In today’s tutorial, we’re going to learn how to create a Mobile Authentication App Icon, using some basic geometric shapes and Illustrator tools.
So, open up Illustrator and let’s get started!
Tutorial Details: Mobile Authentication App Icon
- Program: Adobe Illustrator CS6 – CC
- Difficulty: Beginner
- Topics Covered: Design Theory, Compositional Construction, Shape Alignment, Grid Positioning
- Estimated Completion Time: 40 Minutes
Final Image: Mobile Authentication App Icon
As with every new project, start by first setting up a New Document. You can do this by going over to File > New (or using the Control-N keyboard shortcut), which we will adjust like this:
- Number of Artboards: 1
- Width: 128 px
- Height: 128 px
- Units: Pixels
And the Advanced tab:
- Color Mode: RGB
- Raster Effects: Screen (72ppi)
- Preview Mode: Default
Quick tip: most of the settings can be automatically set if you change the document’s Profile to Web. The only setting you’ll have to manually adjust is the Artboard’s Size (Width x Height).
Once we’ve set up our project file, we can start working on the actual icon. We’ll do this by creating its background with a 92 x 92 px circle, which we’ll color using #FFC550. Then, center align to the underlying Artboard.
Create the phone’s main body using a 64 x 116 px rounded rectangle with an 8 px Corner Radius and 4 px Stroke (#2C3435), which we will center align to the shape you just created.
Add the screen section using a 52 x 92 px rectangle, which we will color using #71E1FF. Then, center align to phone’s outer body.
You’ll want to give the shape we just created an outline. You can do this by using the Stroke method and creating a copy of it (Control-C), which we will paste in front (Control-F). Then, adjust by changing its color to #2C3435. Next, flip its Fill with its Stroke (Shift-X), making sure its Weight is set to 4 px and its Corner to Round Join in the Stroke panel. Once you’re done, select both shapes and group them together using the Control-G keyboard shortcut.
Add the front speakers using two 16 px wide 4 px thick Stroke lines (#2C3435) with a Round Cap, which we will position in-between the phone’s screen section and its body’s outline, selecting and grouping (Control-G) all its composing sections together afterwards.
Start working on the little interface by creating a 12 x 12 px circle (#2C3435). Then, create two 4 px tall rectangles (#2C3435) vertically stacked at 4 px from one another. We will group these (Control-G) and then center align to the phone’s screen, positioning them at a distance of 4 px from its top edge.
Create the remaining UI elements using three copies (Control-C > Control-F three times) of the ones that we’ve just created, which we will position as seen in the reference image. Once you’re done, select and group all of the phone’s composing sections before moving on to the next step.
Start working on the password input field by creating a 28 x 20 px rectangle (#5AE577). We will adjust by setting the Radius of the left corners to 4 px in the Transform panel’s Rectangle Properties. Give your final shape a 4 px thick outline (#2C3435)and grouping (Control-G). Position the two onto the left side of the phone, at a distance of 16 px from the active drawing area’s left edge.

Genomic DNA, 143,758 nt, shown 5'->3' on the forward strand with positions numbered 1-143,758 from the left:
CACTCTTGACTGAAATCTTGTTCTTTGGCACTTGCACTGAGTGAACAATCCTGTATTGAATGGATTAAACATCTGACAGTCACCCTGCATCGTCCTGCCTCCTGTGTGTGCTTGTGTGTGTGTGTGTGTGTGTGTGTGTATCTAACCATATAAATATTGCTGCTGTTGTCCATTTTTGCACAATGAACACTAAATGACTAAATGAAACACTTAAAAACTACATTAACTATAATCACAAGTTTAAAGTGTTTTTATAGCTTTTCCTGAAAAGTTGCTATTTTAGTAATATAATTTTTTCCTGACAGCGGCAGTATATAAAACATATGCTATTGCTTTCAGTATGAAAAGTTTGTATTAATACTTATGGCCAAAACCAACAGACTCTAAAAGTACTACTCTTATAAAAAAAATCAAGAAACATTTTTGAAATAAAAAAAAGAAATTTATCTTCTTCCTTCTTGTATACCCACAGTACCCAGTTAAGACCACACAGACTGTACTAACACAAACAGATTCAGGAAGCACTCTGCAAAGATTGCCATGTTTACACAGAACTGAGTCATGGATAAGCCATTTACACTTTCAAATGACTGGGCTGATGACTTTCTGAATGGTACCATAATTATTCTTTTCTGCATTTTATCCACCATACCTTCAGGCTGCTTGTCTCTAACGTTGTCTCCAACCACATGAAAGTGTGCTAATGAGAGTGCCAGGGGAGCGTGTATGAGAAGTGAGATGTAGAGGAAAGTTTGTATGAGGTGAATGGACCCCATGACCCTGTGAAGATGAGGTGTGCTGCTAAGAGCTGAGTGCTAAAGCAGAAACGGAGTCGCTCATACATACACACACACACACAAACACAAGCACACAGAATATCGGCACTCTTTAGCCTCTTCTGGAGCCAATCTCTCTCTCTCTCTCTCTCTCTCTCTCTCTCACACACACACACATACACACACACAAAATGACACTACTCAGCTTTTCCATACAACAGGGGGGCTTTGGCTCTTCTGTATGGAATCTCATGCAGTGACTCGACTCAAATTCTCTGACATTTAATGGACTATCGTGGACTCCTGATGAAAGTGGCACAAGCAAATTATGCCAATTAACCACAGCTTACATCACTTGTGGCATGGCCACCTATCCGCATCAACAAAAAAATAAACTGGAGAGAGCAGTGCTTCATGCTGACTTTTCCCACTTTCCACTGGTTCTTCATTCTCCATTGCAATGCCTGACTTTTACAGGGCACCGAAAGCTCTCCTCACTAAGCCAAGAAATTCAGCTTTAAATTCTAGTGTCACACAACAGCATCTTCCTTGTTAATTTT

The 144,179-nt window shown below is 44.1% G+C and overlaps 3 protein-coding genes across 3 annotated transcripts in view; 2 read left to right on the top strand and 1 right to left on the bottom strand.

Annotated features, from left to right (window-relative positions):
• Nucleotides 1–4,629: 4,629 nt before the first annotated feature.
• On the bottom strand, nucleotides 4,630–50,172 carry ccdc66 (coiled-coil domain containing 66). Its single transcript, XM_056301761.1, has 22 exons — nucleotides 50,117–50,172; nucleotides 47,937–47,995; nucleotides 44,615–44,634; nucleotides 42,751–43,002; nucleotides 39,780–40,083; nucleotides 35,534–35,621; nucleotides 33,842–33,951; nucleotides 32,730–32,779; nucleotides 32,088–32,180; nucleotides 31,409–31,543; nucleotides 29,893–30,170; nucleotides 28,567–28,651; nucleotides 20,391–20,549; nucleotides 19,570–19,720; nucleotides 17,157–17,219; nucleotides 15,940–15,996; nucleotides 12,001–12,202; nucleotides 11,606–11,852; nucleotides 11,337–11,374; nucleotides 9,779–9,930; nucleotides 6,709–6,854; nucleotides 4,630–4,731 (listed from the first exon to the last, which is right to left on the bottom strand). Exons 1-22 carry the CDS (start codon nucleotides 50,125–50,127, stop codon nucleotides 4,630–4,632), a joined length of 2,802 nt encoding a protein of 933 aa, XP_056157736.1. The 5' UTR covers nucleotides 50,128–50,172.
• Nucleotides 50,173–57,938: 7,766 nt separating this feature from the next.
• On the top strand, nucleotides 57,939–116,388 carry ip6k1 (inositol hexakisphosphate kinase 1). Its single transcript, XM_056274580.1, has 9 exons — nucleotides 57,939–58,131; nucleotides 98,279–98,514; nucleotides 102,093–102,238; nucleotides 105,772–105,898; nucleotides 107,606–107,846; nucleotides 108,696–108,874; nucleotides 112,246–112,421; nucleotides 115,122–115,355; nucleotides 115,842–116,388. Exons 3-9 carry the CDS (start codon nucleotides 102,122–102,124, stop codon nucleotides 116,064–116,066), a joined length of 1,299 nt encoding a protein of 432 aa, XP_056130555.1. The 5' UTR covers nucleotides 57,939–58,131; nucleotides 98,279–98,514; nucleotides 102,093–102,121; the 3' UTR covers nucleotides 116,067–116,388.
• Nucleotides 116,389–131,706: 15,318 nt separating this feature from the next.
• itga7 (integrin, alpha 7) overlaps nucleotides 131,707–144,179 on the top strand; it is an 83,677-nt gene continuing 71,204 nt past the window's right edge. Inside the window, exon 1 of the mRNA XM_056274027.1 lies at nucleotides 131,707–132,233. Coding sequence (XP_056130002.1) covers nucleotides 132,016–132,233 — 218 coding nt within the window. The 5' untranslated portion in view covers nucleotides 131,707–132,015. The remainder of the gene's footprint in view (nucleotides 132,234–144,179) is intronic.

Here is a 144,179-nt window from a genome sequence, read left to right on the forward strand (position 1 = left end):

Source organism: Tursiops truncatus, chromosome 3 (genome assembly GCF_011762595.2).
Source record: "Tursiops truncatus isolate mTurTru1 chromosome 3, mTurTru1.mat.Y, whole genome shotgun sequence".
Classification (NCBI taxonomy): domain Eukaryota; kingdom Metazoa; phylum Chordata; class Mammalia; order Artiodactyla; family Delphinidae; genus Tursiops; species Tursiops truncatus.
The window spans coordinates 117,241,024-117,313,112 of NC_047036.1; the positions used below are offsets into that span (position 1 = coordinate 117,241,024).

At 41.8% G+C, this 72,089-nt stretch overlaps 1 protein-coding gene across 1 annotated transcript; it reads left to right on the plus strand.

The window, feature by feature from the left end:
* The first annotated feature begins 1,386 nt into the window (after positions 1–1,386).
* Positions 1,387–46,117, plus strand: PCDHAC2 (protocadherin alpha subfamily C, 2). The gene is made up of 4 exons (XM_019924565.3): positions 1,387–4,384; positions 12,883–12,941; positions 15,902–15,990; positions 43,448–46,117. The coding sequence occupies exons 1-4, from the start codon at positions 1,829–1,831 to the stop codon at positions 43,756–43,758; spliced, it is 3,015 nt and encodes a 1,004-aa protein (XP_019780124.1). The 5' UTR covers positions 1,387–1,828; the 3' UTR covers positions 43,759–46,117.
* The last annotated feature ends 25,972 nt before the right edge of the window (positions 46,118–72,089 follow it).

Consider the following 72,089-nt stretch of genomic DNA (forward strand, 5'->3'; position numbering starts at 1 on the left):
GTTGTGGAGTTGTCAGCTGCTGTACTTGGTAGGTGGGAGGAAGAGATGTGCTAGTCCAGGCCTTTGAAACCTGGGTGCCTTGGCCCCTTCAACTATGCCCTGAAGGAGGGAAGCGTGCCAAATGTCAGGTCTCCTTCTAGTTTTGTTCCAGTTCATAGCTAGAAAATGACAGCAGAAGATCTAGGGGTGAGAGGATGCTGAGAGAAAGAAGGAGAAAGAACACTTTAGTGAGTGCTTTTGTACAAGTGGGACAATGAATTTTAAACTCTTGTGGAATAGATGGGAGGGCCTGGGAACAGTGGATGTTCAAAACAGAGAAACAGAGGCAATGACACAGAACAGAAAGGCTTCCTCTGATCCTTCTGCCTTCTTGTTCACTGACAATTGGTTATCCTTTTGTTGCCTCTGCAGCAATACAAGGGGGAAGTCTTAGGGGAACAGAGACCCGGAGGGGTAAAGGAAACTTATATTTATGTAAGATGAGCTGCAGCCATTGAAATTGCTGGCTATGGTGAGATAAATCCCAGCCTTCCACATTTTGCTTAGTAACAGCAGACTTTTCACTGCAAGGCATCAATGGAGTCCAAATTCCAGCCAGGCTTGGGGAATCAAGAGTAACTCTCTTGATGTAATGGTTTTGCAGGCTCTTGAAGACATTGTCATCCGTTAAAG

Add the little key symbol using an 8 x 8 px circle (#2C3435). Add this to the right, and then we will add a 4 x 5 px rectangle (#2C3435) positioned 4 px from it. Connect the two shapes using a 12 px wide 2 px thick Stroke line (#2C3435), grouping (Control-G) and then center aligning the three shapes to the previously created section.
Create the box’s right section using a 64 x 20 px rectangle (#FFFFFF). We will adjust this by setting the Radius of its right corners to 4 px in the Transform panel’s Rectangle Properties. Give the resulting shape a 4 px thick outline (#2C3435), group (Control-G), and then position the two onto the right side of the smaller section.
Add the little masked password characters using four 8 x 8 px cricles (#2C3435), horizontally distanced at 4 px from one another. Group (Control-G) and then center align them to the larger underlying shapes. Once you’re done, select and group (Control-G) all of the current section’s shapes together, doing the same for the entire box afterwards.
Create the hard shadow using a 64 x 4 px rectangle, which we will color using #2C3435. Then, position right below the larger input box.
Finish off the icon by opening up some of its composing paths, making sure to set their Stroke’s Cap to Round. Once you’re done, select and group (Control-G) all of the phone’s composing sections together, doing the same for the entire icon afterwards.
That’s a Wrap! Time to enjoy your mobile authentication app icon!
There you have it guys, an easy step-by-step approach to creating your very own mobile authentication app icon. As always, I hope you’ve managed to follow each and every step, and most importantly, I learned something new and useful along the way.
Just another coffee addict / pixel grinder, creating colorful projects one pixel at a time.